Snoozin’ sea­son

Un­like those in warmer climes, MICHAEL McCOY is hun­ker­ing down and let­ting his gar­den take care of it­self

Gardening Australia - - THE BIG PICTURE -

At no other time of the year is there such an ex­trav­a­gant dif­fer­ence be­tween my nor­mal day­time tem­per­a­tures here in Vic­to­ria’s Mace­don Ranges and those in, say, Dar­win or Townsville.

Nor is there ever such a big dif­fer­ence be­tween our gar­dens. Mine is like a fat old bear, oc­ca­sion­ally turn­ing over with a quiet, sleepy growl in his ex­tended hi­ber­na­tion, while those up north are like gam­bolling spring lambs or crazed March hares. And con­se­quently, our gar­den­ing pro­cesses and prac­tices are never more markedly dif­fer­ent.

Take wa­ter­ing, for ex­am­ple. Gar­dens in the coolest parts of the south-east need wa­ter at this time of year at about the same rate as my sleep­ing bear needs a drink. As it hap­pens, this is one of the wet­ter times of year, but even if that were not the case, plants that are in a state of to­tal or semi-dor­mancy need very lit­tle wa­ter in­deed. The sprin­klers have been stored for months now, along with (if you’re bet­ter or­gan­ised than I am) most of the hoses.

Tem­per­a­tures in the trop­i­cal north, on the other hand, en­cour­age con­tin­u­ous growth in many gar­den plants, so wa­ter de­mands re­main high. Be­ing the dry sea­son, trop­i­cal plants in full, pant­ing growth will most likely need plenty of sup­ple­men­tary wa­ter­ing.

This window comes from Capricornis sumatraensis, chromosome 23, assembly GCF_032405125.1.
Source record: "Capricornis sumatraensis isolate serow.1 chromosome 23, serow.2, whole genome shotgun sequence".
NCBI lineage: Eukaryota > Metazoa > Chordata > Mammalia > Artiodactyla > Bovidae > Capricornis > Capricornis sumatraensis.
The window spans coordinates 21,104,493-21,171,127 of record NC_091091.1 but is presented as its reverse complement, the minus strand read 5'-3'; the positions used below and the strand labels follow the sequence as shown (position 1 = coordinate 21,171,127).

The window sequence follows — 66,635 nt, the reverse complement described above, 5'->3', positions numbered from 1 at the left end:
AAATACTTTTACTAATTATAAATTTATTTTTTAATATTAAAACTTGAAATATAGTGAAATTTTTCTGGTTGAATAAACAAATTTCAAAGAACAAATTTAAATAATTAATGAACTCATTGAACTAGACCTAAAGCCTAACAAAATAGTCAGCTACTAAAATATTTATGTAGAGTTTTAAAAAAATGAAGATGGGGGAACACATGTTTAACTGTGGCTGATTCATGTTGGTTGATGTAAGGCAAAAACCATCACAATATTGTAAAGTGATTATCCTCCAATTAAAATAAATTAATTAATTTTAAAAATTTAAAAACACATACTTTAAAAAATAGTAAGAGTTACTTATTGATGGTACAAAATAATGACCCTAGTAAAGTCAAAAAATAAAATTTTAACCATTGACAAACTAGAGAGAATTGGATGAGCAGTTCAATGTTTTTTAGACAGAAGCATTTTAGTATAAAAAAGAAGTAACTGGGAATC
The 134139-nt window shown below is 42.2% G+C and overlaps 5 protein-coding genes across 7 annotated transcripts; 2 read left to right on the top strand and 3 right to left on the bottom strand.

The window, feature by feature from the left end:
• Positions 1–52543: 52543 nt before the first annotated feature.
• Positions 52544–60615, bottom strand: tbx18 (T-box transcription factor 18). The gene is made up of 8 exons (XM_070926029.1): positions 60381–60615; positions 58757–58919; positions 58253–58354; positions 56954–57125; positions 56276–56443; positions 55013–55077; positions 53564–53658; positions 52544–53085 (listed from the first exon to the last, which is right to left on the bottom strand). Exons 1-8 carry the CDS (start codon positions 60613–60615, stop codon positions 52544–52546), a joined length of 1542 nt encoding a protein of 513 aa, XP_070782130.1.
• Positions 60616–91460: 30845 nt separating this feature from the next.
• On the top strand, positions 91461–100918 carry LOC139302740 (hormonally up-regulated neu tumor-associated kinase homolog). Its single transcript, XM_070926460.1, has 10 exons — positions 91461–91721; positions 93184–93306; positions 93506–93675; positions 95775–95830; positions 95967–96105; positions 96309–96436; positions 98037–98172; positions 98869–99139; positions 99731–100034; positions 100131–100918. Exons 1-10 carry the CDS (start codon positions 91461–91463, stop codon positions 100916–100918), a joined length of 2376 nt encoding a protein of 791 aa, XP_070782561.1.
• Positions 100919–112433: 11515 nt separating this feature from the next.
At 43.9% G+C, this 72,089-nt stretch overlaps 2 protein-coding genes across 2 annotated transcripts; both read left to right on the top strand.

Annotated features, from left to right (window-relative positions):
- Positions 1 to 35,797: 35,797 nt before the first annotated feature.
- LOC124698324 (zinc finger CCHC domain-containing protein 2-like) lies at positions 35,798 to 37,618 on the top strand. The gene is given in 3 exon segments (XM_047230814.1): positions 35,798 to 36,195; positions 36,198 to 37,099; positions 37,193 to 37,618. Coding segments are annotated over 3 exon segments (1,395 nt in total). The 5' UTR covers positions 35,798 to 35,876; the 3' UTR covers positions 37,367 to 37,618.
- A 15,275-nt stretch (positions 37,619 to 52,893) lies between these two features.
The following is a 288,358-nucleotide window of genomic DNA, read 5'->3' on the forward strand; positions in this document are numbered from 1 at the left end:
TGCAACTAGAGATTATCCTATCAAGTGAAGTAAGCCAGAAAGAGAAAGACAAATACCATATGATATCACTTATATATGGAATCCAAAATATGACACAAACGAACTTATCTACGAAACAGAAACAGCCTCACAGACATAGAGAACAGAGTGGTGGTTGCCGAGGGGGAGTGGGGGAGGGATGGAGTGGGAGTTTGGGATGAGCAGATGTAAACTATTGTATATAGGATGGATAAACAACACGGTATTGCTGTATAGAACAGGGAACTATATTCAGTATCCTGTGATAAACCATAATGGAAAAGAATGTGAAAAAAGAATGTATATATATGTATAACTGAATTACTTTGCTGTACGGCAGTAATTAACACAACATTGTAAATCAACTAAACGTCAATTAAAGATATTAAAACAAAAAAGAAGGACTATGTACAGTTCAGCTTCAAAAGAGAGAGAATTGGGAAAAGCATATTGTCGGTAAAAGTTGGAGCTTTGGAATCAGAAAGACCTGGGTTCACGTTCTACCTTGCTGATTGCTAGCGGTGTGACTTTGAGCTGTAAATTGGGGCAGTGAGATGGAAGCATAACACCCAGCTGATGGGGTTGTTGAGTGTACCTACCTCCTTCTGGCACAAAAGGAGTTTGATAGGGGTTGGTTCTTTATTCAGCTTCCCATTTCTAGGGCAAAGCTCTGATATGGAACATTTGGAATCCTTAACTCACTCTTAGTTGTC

And then there’s the feed­ing. The need any plant has for food is in di­rect pro­por­tion to its growth rate. Feed­ing plants in my cli­mate at this time of year is a to­tal waste of re­source. I may as well be leav­ing great slabs of hon­ey­comb or suc­cu­lent an­i­mal car­casses at the mouth of my bear’s win­ter cave. No mat­ter how de­lec­ta­ble my of­fer­ing, he’s go­ing to sleep right through it. Like­wise, plants in dor­mancy sim­ply can’t make any use of food. It’ll just leach away with the rain­fall.

Any­where warmer, whether that’s in the far north, or Syd­ney, or even

“I may as well be leav­ing slabs of hon­ey­comb or an­i­mal car­casses at the mouth of my bear’s win­ter cave”

Mel­bourne, there’ll be some growth (how­ever small, de­pend­ing on lat­i­tude and al­ti­tude) that could ben­e­fit from an ex­actly pro­por­tional amount of food.

And pro­por­tional is the key­word.

My teenage son, still in ter­ri­fy­ing growth, can con­sume, ab­sorb and put to use any quan­tity of kilo­joules.

I, on the other hand, can sur­vive on a frac­tion of his ba­sic needs.

In its sim­plest form, it’s the am­bi­ent tem­per­a­ture that sets the growth rate of plants. We just need to be ready to re­spond to them with cor­re­spond­ing amounts of food and wa­ter.

Mean­while, I – like my fat old bear – can snooze on a bit longer.

Michael blogs at the­gar­

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